Today is Nigeria’s 49th year of independence, and I am thankful for the nation that gave birth to my family and had an effect on my parents and their parents, resulting in at least part of the person I am today. I hope that one day Nigeria will serve as a model to other nations. It will take time, and there is much going on in the country to find fault with, but I believe that change will happen, hopefully during our lifetimes. There are many Nigerians out there who are doing good things both within the country and abroad, but it’s those folks who are doing bad things that get all the attention.
It’s easy to criticize the country (we’ve all done it) but how many of you ask what you can do for the country? I know I personally don’t ask myself that question; I often think “Well, I am one person, and one who isn’t as intimately familiar with some of the problems in the country like others are, so I’ll just cheer on those who are working hard to make a difference, who know exactly what’s wrong with the country and what needs fixing and how to fix it”, so I embrace campaigns like #lightupnigeria and hope that my meagre efforts help. Those are of course mere excuses because I could take the time to get informed, to find the information I need, decide what my contribution will be and do it. I’ve just been lazy!
Since it’s Nigeria’s birthday, I’d like to focus on the country and what we can do to help. One thing you can do is pick a cause close to your heart that affects Nigerians and give back somehow, either by physically helping the organization or through fundraising or donating of funds. Remember the Down Syndrome Association of Nigeria? Maybe you’re in a better position to help out this organization now. If so, don’t hesitate to do so.
If you don’t find anything out there that touches you intimately or inspires you, find it! When you find something that speaks to you, your commitment is stronger in my opinion. Onada started the Bright One Educational Support Fund, and I know there are others in blogville who are involved with charities. A charity doesn’t have to have a fancy website, brick and mortar headquarters or a lovely logo to be effective. Gbemi (I wish she’d update her blog!) held a clothing drive for children in Rwanda and Nigeria and clothing was shipped to those countries, and if you want you can start a drive for anything â€” school supplies, eyeglasses â€” and time it to coincide with your next trip to Nigeria. Choose a worthy organization, a family in need or a neighbourhood, and bless others as you have been blessed. I’m definitely going to do this the next time I go. And to all of you entrepreneurs, why not donate a portion of your sales/proceeds to a worthy organization? Share this information prominently with potential customers and you just might encourage more sales, making it a win-win situation.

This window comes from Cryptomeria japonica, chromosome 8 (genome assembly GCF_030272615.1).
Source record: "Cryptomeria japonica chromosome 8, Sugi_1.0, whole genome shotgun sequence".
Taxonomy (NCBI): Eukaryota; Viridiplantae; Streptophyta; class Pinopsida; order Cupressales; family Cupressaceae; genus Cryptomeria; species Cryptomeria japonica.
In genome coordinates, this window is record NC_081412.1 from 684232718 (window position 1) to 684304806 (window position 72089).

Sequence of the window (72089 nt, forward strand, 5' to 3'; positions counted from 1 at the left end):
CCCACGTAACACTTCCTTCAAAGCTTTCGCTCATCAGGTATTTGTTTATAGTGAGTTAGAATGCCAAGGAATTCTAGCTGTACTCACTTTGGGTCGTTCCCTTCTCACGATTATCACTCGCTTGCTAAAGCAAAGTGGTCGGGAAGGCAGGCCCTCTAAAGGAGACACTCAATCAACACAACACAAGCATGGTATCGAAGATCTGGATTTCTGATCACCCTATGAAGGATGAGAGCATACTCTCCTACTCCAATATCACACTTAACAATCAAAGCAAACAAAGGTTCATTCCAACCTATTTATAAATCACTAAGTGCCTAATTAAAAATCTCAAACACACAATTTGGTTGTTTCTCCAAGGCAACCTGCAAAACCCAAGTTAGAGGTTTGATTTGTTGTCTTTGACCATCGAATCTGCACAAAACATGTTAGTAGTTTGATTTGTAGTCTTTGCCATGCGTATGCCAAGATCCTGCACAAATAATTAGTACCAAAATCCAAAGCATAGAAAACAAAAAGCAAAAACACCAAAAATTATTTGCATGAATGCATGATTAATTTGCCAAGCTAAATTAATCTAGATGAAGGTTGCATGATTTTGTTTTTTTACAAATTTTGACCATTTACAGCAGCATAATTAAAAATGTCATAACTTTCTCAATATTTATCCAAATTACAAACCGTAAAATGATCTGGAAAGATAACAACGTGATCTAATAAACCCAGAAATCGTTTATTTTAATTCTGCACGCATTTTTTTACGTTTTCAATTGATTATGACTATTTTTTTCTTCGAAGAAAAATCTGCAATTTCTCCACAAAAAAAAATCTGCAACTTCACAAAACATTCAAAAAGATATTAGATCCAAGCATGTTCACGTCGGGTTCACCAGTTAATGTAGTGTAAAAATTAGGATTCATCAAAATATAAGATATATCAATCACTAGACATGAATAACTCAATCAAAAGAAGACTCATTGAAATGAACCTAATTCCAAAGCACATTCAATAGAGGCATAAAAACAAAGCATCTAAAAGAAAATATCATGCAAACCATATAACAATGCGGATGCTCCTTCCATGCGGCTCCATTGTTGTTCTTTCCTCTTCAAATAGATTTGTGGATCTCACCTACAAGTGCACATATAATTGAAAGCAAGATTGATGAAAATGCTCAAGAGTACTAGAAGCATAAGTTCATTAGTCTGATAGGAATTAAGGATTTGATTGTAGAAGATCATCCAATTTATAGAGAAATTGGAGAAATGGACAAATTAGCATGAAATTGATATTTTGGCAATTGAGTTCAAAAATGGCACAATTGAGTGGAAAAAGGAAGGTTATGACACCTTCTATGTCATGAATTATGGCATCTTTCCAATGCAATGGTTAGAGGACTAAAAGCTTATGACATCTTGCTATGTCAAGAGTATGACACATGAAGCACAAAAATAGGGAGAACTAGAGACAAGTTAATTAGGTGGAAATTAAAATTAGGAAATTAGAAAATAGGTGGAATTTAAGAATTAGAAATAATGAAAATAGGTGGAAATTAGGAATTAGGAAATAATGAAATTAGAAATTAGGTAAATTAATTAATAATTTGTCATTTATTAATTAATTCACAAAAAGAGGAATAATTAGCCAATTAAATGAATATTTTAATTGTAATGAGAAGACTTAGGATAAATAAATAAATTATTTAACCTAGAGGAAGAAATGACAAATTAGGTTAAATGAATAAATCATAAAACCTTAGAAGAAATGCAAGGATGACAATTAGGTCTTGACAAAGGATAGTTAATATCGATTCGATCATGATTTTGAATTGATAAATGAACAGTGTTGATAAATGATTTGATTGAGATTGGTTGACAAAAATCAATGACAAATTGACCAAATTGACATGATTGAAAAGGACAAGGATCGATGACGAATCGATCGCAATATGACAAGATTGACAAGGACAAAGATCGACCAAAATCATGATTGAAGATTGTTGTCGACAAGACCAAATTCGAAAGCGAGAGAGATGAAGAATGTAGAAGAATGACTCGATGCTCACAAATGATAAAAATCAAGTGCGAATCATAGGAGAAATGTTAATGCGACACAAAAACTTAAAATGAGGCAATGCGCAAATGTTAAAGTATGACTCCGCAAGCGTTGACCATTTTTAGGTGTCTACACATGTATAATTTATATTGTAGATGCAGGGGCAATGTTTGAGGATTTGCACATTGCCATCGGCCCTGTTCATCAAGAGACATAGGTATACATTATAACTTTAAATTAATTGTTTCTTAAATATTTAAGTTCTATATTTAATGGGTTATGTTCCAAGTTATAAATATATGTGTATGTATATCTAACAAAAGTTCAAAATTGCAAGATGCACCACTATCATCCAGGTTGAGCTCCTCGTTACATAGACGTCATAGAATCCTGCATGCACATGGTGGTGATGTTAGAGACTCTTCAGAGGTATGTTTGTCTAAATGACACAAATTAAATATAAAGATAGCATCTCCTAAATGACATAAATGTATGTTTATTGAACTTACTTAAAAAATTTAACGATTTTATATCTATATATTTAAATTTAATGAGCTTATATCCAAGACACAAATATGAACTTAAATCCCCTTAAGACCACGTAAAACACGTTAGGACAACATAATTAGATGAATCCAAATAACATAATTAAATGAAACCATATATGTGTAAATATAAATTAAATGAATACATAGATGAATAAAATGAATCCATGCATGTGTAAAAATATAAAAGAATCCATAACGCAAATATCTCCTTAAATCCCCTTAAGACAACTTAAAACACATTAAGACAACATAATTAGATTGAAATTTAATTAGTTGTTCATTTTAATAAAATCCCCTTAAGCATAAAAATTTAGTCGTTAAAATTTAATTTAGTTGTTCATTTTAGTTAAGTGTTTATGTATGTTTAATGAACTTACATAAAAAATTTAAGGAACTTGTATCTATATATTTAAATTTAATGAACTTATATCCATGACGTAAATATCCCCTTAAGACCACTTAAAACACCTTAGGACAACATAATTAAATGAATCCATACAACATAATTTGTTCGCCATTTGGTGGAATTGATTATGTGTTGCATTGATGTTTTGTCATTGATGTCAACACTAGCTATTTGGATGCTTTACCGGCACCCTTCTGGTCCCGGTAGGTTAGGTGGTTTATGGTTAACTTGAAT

This hasn’t been the best of weeks in my life and I really thought it would be a struggle to find something positive to share. But God wouldn’t let me keep earlier drafts of this post that poutingly said things like “this time I’m not going to force myself to share things that I’m thankful for”. Thinking of how you can help others can really lift your mood. It doesn’t mean that the troubles have disappeared, but thinking about something or someone else has given me a much needed break from not feeling my best. To keep the wave of positivity going, please share any organizations you know of that focus on making Nigeria better or helping Nigerians. Maybe you’ll share something that someone else might be interested in contributing to.
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